'Jaunty Jackalope' Ubuntu springs into beta
Next version of the Ubuntu Linux distribution includes a new notifications system, changes to the start-up process, and the distribution's first foray into cloud computing.
The next version of the Ubuntu Linux distribution, code-named Jaunty Jackalope, went into beta phase late Thursday.
Ubuntu 9.04, as it is more properly known, includes a range of enhancements over its predecessor, Intrepid Ibex, or Ubuntu 8.10. These include a new notifications system, changes to the start-up process, and the distribution's first foray into cloud computing.
Thealso includes updates to the Gnome interface (now version 2.26, which comes with the Brasero all-in-one CD-burning application and offers improved handling of multiple monitors), the Linux kernel (now version 2.6.28) and the X.Org server (now version 1.6). The ext4 file system is now also supported.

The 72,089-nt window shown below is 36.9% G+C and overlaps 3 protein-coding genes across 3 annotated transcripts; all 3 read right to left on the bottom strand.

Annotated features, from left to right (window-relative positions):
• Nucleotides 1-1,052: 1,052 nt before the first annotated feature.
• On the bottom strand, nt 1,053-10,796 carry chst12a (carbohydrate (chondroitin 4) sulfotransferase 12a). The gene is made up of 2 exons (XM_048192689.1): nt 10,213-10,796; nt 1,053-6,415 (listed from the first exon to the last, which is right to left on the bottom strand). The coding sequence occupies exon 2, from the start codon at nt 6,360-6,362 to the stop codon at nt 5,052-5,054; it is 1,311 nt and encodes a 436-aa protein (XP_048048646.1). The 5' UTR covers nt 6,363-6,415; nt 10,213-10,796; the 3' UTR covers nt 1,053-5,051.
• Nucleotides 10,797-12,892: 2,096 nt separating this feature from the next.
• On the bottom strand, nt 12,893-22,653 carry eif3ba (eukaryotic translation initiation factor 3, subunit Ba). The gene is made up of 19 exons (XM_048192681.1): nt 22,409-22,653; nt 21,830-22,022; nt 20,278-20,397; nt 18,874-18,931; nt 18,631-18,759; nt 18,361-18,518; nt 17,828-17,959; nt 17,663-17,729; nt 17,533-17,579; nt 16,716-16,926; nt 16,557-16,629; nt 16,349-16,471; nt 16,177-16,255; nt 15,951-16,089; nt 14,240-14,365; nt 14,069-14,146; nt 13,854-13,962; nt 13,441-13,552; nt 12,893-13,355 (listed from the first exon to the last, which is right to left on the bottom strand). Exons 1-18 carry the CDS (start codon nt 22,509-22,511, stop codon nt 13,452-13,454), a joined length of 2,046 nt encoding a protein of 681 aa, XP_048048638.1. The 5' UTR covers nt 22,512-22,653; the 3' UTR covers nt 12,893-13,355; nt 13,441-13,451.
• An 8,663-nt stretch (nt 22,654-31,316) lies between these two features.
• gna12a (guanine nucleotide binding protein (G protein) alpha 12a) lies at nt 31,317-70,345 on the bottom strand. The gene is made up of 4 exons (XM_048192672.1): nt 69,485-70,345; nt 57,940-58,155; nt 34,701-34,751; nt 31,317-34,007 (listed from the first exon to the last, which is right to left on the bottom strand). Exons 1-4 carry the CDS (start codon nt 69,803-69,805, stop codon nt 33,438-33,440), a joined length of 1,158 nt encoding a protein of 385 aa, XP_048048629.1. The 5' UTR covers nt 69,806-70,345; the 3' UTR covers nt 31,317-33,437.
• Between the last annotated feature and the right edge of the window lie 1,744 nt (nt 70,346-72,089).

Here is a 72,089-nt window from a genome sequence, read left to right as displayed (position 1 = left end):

Ubuntu is set to make awith Karmic Koala, the version that will follow Jackalope. But the server version of Jackalope takes a step toward this with its technology preview of the Elastic Utility Computing Architecture for Linking Your Programs To Useful Systems (Eucalyptus).
Eucalyptus is an open-source software infrastructure for the deployment of applications into the cloud. Its interface is compatible with the application programming interface (API) for Amazon's EC2 cloud-computing service, and its inclusion in Jackalope means users of the distribution can deploy and test their own private clouds that match the EC2 API.
According to the feature Web page for Jackalope's beta, users will be able to "dynamically create virtual machines, configure multiple clusters into a single cloud and even provide an EBS (elastic block storage) equivalent and an (Amazon) S3 compatible storage manager."
There are several known issues with the beta--these are listed on the Jackalope page--and Canonical, the company behind the distribution, is inviting users to test the release ahead of April 23, when the final incarnation of Jaunty Jackalope is due.
David Meyer of ZDNet UK reported from London.